What is an Autonomous Underwater Vehicle?
The Slocum Autonomous Underwater
Gliding Vehicle is an integrated instrument platform designed to operate
in the coastal oceans. It is designed such that, by adjusting its volume
to weight ratio, it dives and climbs in a saw-tooth pattern to a predetermined
set of waypoints. The result is a low cost, highly adaptable autonomous
underwater vehicle with a very low power requirement. The end-user
programs the glider via text based mission files, which instruct the
glider to dive and climb to a predetermined set of waypoints (latitudes
and longitudes). Gliders are capable of communicating with a shore
based computer or human user via high frequency radio transmission
as well as by satellite (Iridium
Satellite LLC). The estimated range of operation is 1500km.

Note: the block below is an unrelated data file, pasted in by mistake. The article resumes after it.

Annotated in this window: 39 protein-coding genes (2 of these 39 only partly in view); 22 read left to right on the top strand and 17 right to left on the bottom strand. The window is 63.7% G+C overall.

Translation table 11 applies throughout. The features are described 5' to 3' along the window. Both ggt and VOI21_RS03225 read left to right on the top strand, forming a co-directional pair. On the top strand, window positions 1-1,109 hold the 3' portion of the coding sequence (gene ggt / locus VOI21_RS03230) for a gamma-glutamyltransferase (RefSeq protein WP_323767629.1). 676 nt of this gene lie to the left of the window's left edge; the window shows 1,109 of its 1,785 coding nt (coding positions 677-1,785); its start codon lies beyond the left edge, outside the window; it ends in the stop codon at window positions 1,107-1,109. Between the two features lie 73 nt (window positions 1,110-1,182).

While the majority of the glider is reserved for glider mechanics, battery storage and communication equipment, a section is devoted specifically to scientific payload. Future plans include outfitting the vehicles with a suite of miniaturized physical and bio-optical instrumentation that measure water properties including temperature and salinity, as well as the absorption and scattering of light in the water column. These instruments, combined with the mobility and long-range communication capabilities of the glider, will provide continuous, near real time information on ocean physics and biology. This information will help to improve the accuracy of oceanic forecasts and ground truthing of ocean color satellite algorithms.